Q: What can I use to stop build up on my scalp? I have patches of white flaky stuff that covers the crown of my hairline. I
get this every winter and have used dandruff shampoo but it does nothing. Also, my hair length is down to my shoulders and is always
snarled. I could brush my hair and have a bunch of knots/snarls within minutes. What can I do to prevent this? Do you think a shorter
haircut would help with the snarls? Thank you for your time answering a few of my questions.
A: What you are experiencing is most likely dry scalp, and is a common condition for people who live in colder climates or during
winter months. It is caused by the frequent shift from cold to heated environments, and by the fact that most heating sources used in
the winter leech moisture from the air leaving it dry. The shift from cold to warm, dry air wicks away the moisture in your skin and
scalp. This is also likely contributing to your hair snarling problem, because the hair can get dried out by the environment you live
in just the same as the skin.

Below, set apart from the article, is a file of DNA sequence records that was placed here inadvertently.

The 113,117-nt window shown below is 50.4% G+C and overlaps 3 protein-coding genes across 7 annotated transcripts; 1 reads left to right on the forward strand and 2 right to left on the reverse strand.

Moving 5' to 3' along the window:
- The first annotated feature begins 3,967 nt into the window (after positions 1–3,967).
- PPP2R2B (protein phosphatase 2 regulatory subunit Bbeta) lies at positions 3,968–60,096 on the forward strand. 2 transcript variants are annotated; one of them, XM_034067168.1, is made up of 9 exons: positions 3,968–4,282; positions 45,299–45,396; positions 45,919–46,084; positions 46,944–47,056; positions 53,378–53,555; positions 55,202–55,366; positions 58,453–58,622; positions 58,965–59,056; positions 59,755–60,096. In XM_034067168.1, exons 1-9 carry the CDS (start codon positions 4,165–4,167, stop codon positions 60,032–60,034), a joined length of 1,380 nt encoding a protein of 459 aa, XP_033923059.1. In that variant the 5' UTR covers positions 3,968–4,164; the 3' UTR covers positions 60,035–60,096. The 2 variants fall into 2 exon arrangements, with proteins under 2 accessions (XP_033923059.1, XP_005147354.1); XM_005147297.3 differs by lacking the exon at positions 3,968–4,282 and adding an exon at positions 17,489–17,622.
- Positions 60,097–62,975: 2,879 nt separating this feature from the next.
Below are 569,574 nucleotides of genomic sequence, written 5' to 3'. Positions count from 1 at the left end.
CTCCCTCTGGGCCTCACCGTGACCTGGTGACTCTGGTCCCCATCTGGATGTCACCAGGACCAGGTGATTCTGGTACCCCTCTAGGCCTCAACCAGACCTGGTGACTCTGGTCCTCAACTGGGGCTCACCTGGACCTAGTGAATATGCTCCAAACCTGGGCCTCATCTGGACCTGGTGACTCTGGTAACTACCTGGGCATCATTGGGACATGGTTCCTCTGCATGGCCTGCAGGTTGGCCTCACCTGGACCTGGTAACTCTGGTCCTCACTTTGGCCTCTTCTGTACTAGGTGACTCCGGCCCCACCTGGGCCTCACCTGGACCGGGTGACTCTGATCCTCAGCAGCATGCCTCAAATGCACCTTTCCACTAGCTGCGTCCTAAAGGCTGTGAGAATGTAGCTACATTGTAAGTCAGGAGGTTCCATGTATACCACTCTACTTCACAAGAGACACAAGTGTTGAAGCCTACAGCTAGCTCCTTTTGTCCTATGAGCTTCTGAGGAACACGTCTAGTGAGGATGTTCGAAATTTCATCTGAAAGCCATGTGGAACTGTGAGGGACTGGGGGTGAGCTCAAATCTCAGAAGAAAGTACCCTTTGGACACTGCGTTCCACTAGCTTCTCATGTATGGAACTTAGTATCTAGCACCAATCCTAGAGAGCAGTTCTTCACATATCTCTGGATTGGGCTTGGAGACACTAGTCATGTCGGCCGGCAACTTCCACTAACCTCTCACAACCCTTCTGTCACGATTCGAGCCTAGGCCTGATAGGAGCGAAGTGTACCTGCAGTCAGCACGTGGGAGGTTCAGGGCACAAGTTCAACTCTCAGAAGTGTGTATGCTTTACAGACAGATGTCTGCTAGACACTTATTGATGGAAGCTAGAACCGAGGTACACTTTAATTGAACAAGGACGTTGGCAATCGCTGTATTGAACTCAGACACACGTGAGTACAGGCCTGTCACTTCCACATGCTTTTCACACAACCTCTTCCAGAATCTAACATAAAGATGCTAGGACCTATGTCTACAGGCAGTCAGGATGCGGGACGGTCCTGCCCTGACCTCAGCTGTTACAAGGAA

My initial recommendation is to try a “dry scalp” formula shampoo, as opposed to a dandruff
shampoo (dandruff is caused by bacteria, and the ingredients in dandruff shampoo are designed to kill the bacteria, but not
necessarily treat dry scalp). Be sure to follow the shampoo with a moisture-rich conditioner to re-hydrate the hair.
To further deal with your dry scalp issues, use a natural bristle brush to stimulate the scalp
and loosen the dry skin flakes. Carefully, brush the scalp from back to front, then front to back. Don’t brush the hair too much,
because over-brushing can be harmful to the hair and cause split ends.
To treat the snarls, be sure to use a leave-in conditioner/detangler on your hair when it is
still damp after towel-drying and comb the hair with a wide-tooth comb. You also want to make certain to avoid roughing up the hair
when drying it after shampooing/conditioning. Use a towel to pat the scalp and blot up the excess moisture, then squeeze the lengths
of your hair in the towel to further blot the moisture away. You should never “rub” your hair using a towel. Doing so only roughs the
cuticle layer and promotes tangling and snarls.
Trimming your hair will probably help with the snarling issue, because it will remove any split-ends and dead ends you may have – both of which can contribute to snarling. Just remember to treat your hair gently. For all
its strength and elasticity, your hair is at its most vulnerable when it is wet.